terça-feira, 15 de novembro de 2011

My name is TEP!! - by Fábio Soares

Dia 09 de novembro de 2011, às 1:30h da manhã, o dia começaria cedo...Sobreaviso acionado!

Caso 1: Pcte masc, 58 anos, em 1PO de prostatectomia radical por neoplasia maligna. Encaminhado a UTI por hipotensão sintomática, posterior evolução para choque e 10 PCRs. Solicitado Eco a beira do leito:

Ok, amanhece e a rotina corre normalmente até a tarde, quando...

Caso 2: Paciente feminina, 78 anos em 4PO de histerectomia e anexectomia por neoplasia maligna de endométrio. Cursando com dispnéia e hipoxemia em unidade aberta.

Pergunta: O que fazer nestes 2 casos?
Trombólise (2 cirurgias de grandeporte recentíssima)?
Heparinização plena apenas?
Trombólise in situ (via hemodinämica)?
Nada a fazer?

domingo, 13 de novembro de 2011

PARTNER B - by theheart.org

San Francisco, CA - Two-year outcomes in the PARTNER B trial, testing transcatheter aortic-valve replacement (TAVR) using the Sapien device (Edwards Lifesciences) against best medical care, show that survival curves are continuing to separate and the number needed to treat to save one life dropped from five at one year to four patients at two.

"Two-year data continue to support the role of TAVR as the standard of care for symptomatic patients with aortic stenosis who are not surgical candidates," said Dr Raj R Makkar (Cedars-Sinai Medical Center, Los Angeles, CA), who presented the results here at TCT 2011.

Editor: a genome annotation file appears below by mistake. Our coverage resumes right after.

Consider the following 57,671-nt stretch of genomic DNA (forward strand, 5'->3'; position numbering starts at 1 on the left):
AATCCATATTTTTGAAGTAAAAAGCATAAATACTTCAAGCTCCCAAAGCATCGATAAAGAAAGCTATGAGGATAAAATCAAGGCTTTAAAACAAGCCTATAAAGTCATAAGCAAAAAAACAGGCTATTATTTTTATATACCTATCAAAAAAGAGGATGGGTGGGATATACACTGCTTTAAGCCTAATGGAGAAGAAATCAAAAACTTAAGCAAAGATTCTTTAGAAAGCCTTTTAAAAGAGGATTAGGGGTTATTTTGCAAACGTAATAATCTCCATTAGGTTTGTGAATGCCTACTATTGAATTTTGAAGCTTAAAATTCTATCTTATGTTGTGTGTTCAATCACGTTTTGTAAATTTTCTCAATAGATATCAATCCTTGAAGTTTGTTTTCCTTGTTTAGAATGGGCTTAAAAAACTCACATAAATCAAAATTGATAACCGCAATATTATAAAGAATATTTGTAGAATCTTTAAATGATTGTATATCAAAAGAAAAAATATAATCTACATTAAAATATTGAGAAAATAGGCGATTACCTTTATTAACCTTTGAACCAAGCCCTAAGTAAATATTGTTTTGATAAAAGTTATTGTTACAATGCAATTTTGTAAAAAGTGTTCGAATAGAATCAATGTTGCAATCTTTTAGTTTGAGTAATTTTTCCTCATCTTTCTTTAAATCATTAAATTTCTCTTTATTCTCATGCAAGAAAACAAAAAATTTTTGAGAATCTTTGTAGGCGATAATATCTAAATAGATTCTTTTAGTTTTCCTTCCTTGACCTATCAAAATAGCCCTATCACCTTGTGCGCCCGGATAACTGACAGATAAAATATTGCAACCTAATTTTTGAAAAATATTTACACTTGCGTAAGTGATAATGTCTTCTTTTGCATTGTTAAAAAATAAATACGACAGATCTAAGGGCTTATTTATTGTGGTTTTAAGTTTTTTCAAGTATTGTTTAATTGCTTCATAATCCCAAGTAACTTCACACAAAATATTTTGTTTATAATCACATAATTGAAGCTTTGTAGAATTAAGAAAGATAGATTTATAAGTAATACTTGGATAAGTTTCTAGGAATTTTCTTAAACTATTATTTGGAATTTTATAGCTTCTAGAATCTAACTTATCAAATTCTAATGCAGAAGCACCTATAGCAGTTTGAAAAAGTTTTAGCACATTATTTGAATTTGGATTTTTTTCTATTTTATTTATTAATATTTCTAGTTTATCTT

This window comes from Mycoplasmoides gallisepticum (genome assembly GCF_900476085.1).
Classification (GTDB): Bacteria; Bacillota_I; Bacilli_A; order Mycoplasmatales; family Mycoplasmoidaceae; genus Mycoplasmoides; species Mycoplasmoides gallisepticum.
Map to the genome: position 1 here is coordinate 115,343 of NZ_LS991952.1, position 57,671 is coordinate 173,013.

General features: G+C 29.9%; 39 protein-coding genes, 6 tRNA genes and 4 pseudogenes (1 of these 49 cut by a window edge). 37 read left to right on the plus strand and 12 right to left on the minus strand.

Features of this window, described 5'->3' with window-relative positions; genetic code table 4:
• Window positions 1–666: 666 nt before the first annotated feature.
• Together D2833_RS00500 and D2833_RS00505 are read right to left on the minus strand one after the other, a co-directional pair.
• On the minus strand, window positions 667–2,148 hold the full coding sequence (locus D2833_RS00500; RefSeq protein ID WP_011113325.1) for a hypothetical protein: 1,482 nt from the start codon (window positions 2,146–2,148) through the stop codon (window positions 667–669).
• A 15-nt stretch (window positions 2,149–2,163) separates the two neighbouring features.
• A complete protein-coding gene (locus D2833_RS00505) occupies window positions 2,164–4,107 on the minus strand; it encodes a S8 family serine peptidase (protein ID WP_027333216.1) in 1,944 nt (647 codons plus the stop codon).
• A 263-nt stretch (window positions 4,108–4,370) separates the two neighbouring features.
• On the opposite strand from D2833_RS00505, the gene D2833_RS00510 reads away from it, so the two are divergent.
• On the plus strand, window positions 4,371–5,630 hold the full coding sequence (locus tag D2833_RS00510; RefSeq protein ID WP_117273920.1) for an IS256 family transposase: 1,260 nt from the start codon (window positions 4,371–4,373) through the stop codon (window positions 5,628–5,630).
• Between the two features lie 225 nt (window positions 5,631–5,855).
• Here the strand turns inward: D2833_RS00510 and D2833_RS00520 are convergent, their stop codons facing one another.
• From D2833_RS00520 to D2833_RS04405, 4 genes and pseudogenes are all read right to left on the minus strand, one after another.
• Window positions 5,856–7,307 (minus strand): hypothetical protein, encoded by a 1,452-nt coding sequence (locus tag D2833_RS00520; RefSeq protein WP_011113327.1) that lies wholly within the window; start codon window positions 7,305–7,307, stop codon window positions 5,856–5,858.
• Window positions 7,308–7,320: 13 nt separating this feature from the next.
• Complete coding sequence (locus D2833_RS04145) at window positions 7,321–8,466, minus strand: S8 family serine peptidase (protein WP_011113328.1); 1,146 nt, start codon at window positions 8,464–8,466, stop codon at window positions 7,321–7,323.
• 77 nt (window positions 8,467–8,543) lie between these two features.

The FDA approved the Sapien valve for the US market last week, based on PARTNER B results.
By two years, 67.6% of patients in the medical group had died, compared with 43.3% in the TAVR group, a difference of 24.3%, Makkar noted. In a landmark analysis looking only at deaths between the one- and two-year mark, 35% of patients randomized to medical management who survived one year were dead within two, whereas half that amount, just 18% of the TAVR group, died in this period.
A similar separation of curves was seen for cardiovascular mortality and repeat hospitalizations. In fact, said Makkar, "there was half the number of repeat hospitalizations in the TAVR group as in the standard-therapy group, despite the fact that there were many more patients alive in the TAVR group at one year." The difference in median days alive out of hospital between the two groups added up to a full year.
Two-year outcomes: PARTNER B
End pointStandard therapy (%)TAVR (%)Absolute differenceLog rank p
All-cause mortalitya67.643.324.3< 0.0001
Cardiovascular mortalityb62.431.031.4< 0.0001
Repeat hospitalizations72.53537.5< 0.0001

a. Intention-to-treat analysis; crossover patients followed

b. Intention-to-treat analysis; crossover patients censured

A low number of cerebrovascular events continued to accrue in the TAVR arm, but not the standard-therapy arm, after the one-year mark. By two years, the "all-strokes" rate was twice as high in the TAVR group, at 11.2%, compared with 5.5% in the standard group.
Showing slides that used 30 days as the cut point—to separate periprocedural stroke from other stroke causes—Makkar showed that four hemorrhagic strokes and five ischemic strokes occurred between 30 days and two years in the TAVR group, compared with one hemorrhagic stroke and four ischemic strokes in the standard group.